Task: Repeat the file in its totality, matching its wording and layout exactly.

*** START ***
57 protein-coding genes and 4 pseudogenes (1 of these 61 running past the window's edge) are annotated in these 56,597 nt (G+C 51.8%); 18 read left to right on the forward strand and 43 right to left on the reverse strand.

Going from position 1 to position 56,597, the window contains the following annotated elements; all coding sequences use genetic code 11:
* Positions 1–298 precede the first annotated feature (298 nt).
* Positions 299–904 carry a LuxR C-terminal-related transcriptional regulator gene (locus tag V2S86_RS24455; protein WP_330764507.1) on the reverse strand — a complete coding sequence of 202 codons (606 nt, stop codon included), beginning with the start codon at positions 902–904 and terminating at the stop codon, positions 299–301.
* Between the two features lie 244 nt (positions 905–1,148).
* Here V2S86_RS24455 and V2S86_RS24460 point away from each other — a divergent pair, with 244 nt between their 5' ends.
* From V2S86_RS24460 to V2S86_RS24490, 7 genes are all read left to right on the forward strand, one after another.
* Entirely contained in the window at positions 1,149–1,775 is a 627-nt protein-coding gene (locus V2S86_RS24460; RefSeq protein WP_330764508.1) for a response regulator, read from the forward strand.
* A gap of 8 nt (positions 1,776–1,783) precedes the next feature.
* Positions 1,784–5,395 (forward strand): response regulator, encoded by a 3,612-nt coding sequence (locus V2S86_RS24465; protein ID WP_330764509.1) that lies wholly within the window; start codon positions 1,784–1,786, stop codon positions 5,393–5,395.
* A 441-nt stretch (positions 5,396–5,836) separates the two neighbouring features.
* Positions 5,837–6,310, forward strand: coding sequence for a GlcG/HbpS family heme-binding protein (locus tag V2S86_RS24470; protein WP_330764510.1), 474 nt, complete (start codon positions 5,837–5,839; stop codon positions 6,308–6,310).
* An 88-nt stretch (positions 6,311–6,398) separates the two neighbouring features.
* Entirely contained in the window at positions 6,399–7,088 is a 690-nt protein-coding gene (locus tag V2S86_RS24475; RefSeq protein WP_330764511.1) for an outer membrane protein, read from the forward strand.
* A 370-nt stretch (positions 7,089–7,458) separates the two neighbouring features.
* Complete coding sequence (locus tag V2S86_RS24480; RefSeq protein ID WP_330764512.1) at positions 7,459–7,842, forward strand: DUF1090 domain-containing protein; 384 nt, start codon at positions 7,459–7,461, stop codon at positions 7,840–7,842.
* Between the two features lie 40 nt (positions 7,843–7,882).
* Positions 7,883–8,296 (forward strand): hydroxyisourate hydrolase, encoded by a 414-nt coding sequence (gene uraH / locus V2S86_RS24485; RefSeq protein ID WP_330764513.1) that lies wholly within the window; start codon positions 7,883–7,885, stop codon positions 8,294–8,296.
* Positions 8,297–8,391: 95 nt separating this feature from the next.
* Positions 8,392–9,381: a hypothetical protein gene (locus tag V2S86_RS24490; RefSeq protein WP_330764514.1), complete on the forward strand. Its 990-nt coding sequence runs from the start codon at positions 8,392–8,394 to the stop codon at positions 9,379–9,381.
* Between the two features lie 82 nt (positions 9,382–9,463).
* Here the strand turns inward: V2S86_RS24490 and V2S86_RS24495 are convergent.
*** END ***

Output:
57 protein-coding genes and 4 pseudogenes (1 of these 61 running past the window's edge) are annotated in these 56,597 nt (G+C 51.8%); 18 read left to right on the forward strand and 43 right to left on the reverse strand.

Going from position 1 to position 56,597, the window contains the following annotated elements; all coding sequences use genetic code 11:
* Positions 1–298 precede the first annotated feature (298 nt).
* Positions 299–904 carry a LuxR C-terminal-related transcriptional regulator gene (locus tag V2S86_RS24455; protein WP_330764507.1) on the reverse strand — a complete coding sequence of 202 codons (606 nt, stop codon included), beginning with the start codon at positions 902–904 and terminating at the stop codon, positions 299–301.
* Between the two features lie 244 nt (positions 905–1,148).
* Here V2S86_RS24455 and V2S86_RS24460 point away from each other — a divergent pair, with 244 nt between their 5' ends.
* From V2S86_RS24460 to V2S86_RS24490, 7 genes are all read left to right on the forward strand, one after another.
* Entirely contained in the window at positions 1,149–1,775 is a 627-nt protein-coding gene (locus V2S86_RS24460; RefSeq protein WP_330764508.1) for a response regulator, read from the forward strand.
* A gap of 8 nt (positions 1,776–1,783) precedes the next feature.
* Positions 1,784–5,395 (forward strand): response regulator, encoded by a 3,612-nt coding sequence (locus V2S86_RS24465; protein ID WP_330764509.1) that lies wholly within the window; start codon positions 1,784–1,786, stop codon positions 5,393–5,395.
* A 441-nt stretch (positions 5,396–5,836) separates the two neighbouring features.
* Positions 5,837–6,310, forward strand: coding sequence for a GlcG/HbpS family heme-binding protein (locus tag V2S86_RS24470; protein WP_330764510.1), 474 nt, complete (start codon positions 5,837–5,839; stop codon positions 6,308–6,310).
* An 88-nt stretch (positions 6,311–6,398) separates the two neighbouring features.
* Entirely contained in the window at positions 6,399–7,088 is a 690-nt protein-coding gene (locus tag V2S86_RS24475; RefSeq protein WP_330764511.1) for an outer membrane protein, read from the forward strand.
* A 370-nt stretch (positions 7,089–7,458) separates the two neighbouring features.
* Complete coding sequence (locus tag V2S86_RS24480; RefSeq protein ID WP_330764512.1) at positions 7,459–7,842, forward strand: DUF1090 domain-containing protein; 384 nt, start codon at positions 7,459–7,461, stop codon at positions 7,840–7,842.
* Between the two features lie 40 nt (positions 7,843–7,882).
* Positions 7,883–8,296 (forward strand): hydroxyisourate hydrolase, encoded by a 414-nt coding sequence (gene uraH / locus V2S86_RS24485; RefSeq protein ID WP_330764513.1) that lies wholly within the window; start codon positions 7,883–7,885, stop codon positions 8,294–8,296.
* Positions 8,297–8,391: 95 nt separating this feature from the next.
* Positions 8,392–9,381: a hypothetical protein gene (locus tag V2S86_RS24490; RefSeq protein WP_330764514.1), complete on the forward strand. Its 990-nt coding sequence runs from the start codon at positions 8,392–8,394 to the stop codon at positions 9,379–9,381.
* Between the two features lie 82 nt (positions 9,382–9,463).
* Here the strand turns inward: V2S86_RS24490 and V2S86_RS24495 are convergent.